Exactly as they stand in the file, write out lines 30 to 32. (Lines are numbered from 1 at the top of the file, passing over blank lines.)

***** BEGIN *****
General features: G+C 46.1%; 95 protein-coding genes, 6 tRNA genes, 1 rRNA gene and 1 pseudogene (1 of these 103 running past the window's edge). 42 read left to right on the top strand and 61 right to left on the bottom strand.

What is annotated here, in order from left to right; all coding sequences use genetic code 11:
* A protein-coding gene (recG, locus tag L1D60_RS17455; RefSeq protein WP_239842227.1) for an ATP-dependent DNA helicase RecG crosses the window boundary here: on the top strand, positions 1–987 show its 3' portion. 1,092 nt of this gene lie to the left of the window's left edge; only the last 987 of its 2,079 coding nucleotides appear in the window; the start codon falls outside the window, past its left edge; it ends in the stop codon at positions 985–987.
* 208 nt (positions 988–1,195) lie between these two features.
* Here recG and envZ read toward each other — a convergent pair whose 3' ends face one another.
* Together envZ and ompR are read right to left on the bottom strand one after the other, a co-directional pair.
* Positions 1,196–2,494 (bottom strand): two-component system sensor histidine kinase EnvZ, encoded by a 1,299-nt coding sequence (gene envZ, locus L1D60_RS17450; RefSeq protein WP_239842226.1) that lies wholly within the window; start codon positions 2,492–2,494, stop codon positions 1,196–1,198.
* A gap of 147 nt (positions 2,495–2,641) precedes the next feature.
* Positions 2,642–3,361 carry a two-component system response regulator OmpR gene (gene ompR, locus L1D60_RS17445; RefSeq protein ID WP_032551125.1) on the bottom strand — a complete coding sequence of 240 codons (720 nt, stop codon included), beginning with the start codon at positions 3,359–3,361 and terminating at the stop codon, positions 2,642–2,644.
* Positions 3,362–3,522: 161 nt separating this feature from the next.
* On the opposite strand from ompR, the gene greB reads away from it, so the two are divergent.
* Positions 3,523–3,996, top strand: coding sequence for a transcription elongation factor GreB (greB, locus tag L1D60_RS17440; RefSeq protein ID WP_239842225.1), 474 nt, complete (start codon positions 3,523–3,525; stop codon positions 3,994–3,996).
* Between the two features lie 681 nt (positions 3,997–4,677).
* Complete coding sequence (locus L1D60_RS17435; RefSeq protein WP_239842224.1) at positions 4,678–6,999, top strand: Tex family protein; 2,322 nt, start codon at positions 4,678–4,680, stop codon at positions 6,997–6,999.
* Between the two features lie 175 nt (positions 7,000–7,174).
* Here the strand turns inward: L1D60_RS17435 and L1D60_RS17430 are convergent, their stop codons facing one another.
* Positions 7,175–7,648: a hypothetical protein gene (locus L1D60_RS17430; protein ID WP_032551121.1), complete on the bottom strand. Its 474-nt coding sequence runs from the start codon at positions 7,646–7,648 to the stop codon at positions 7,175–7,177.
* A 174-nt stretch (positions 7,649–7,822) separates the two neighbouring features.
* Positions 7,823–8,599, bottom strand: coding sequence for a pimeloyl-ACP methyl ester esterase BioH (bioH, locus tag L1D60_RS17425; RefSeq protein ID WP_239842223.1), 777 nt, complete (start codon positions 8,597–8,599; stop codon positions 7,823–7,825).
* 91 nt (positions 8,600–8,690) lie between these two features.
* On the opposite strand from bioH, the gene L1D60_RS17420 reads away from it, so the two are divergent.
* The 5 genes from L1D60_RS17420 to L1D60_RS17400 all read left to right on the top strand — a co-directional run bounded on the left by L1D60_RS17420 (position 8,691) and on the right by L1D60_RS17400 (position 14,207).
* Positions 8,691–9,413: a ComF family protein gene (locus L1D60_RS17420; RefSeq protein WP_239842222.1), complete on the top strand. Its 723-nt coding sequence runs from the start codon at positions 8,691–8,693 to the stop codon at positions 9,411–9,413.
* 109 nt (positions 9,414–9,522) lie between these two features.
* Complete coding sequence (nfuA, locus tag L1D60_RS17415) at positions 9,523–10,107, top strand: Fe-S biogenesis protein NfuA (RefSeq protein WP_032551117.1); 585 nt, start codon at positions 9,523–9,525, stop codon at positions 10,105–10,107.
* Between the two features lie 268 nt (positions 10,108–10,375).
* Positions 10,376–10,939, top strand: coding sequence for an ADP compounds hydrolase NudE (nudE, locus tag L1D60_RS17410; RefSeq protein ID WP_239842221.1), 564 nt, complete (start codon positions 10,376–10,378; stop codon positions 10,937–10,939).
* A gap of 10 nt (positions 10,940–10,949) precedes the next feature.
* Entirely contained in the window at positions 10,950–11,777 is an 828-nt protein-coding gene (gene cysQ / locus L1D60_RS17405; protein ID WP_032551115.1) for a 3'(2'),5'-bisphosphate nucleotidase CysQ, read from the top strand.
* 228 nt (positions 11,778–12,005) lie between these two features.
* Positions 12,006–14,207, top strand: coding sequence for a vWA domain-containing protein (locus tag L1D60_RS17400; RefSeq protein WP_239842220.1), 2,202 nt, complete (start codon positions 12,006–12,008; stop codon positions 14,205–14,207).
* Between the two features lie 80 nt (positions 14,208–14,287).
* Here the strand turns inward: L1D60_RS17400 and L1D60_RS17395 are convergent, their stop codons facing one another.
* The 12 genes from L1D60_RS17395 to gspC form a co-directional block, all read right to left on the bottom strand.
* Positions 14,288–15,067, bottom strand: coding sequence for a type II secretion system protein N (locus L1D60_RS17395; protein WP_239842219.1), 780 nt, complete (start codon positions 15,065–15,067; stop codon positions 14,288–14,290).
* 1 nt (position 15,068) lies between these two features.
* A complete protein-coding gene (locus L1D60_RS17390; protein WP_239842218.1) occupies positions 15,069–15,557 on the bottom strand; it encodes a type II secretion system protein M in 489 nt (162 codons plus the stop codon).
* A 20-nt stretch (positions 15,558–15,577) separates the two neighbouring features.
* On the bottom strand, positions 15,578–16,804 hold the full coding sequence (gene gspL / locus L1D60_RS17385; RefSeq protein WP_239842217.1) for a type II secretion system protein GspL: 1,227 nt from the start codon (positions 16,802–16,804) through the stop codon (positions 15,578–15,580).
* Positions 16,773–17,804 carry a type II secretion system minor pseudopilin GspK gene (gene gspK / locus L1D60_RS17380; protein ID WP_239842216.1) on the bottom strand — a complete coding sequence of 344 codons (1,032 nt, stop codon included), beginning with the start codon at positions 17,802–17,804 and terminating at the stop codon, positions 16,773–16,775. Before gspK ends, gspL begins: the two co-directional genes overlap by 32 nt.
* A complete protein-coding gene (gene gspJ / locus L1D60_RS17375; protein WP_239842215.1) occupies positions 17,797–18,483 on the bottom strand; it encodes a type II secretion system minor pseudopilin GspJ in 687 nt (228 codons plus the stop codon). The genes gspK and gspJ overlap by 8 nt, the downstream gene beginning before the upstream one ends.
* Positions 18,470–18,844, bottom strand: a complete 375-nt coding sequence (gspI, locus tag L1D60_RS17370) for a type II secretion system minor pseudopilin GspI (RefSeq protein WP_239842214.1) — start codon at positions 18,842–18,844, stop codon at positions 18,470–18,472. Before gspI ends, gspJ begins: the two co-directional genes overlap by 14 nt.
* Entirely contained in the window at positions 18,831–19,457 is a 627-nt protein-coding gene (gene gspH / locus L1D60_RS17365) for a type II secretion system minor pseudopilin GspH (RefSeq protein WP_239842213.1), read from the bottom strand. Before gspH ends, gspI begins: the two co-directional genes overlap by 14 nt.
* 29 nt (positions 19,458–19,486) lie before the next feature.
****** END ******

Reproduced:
* 228 nt (positions 11,778–12,005) lie between these two features.
* Positions 12,006–14,207, top strand: coding sequence for a vWA domain-containing protein (locus tag L1D60_RS17400; RefSeq protein WP_239842220.1), 2,202 nt, complete (start codon positions 12,006–12,008; stop codon positions 14,205–14,207).
* Between the two features lie 80 nt (positions 14,208–14,287).